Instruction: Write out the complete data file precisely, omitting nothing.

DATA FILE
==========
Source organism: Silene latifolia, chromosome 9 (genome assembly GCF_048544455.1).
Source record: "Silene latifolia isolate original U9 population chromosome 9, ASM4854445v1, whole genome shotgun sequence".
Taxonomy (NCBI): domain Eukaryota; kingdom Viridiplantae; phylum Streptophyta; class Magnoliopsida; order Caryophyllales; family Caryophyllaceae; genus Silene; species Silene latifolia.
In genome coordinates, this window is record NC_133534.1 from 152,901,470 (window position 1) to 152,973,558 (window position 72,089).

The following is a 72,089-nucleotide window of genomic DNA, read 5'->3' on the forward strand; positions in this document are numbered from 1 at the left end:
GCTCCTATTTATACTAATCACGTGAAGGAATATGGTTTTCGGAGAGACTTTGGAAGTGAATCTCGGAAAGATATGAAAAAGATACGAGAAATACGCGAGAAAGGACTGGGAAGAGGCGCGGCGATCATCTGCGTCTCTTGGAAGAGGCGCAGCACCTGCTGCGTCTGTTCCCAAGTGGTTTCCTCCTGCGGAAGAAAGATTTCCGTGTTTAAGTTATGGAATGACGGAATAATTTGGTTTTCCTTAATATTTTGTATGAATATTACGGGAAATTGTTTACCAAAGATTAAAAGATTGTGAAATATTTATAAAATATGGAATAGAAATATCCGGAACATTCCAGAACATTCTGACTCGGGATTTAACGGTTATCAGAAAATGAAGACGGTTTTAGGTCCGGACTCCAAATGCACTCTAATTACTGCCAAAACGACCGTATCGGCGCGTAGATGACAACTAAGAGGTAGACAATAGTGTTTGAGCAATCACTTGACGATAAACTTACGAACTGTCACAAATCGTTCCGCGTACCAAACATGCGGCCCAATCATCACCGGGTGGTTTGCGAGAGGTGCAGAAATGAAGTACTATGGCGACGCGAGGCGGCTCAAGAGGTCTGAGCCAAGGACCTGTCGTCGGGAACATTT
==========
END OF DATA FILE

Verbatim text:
Source organism: Silene latifolia, chromosome 9 (genome assembly GCF_048544455.1).
Source record: "Silene latifolia isolate original U9 population chromosome 9, ASM4854445v1, whole genome shotgun sequence".
Taxonomy (NCBI): domain Eukaryota; kingdom Viridiplantae; phylum Streptophyta; class Magnoliopsida; order Caryophyllales; family Caryophyllaceae; genus Silene; species Silene latifolia.
In genome coordinates, this window is record NC_133534.1 from 152,901,470 (window position 1) to 152,973,558 (window position 72,089).

The following is a 72,089-nucleotide window of genomic DNA, read 5'->3' on the forward strand; positions in this document are numbered from 1 at the left end:
GCTCCTATTTATACTAATCACGTGAAGGAATATGGTTTTCGGAGAGACTTTGGAAGTGAATCTCGGAAAGATATGAAAAAGATACGAGAAATACGCGAGAAAGGACTGGGAAGAGGCGCGGCGATCATCTGCGTCTCTTGGAAGAGGCGCAGCACCTGCTGCGTCTGTTCCCAAGTGGTTTCCTCCTGCGGAAGAAAGATTTCCGTGTTTAAGTTATGGAATGACGGAATAATTTGGTTTTCCTTAATATTTTGTATGAATATTACGGGAAATTGTTTACCAAAGATTAAAAGATTGTGAAATATTTATAAAATATGGAATAGAAATATCCGGAACATTCCAGAACATTCTGACTCGGGATTTAACGGTTATCAGAAAATGAAGACGGTTTTAGGTCCGGACTCCAAATGCACTCTAATTACTGCCAAAACGACCGTATCGGCGCGTAGATGACAACTAAGAGGTAGACAATAGTGTTTGAGCAATCACTTGACGATAAACTTACGAACTGTCACAAATCGTTCCGCGTACCAAACATGCGGCCCAATCATCACCGGGTGGTTTGCGAGAGGTGCAGAAATGAAGTACTATGGCGACGCGAGGCGGCTCAAGAGGTCTGAGCCAAGGACCTGTCGTCGGGAACATTT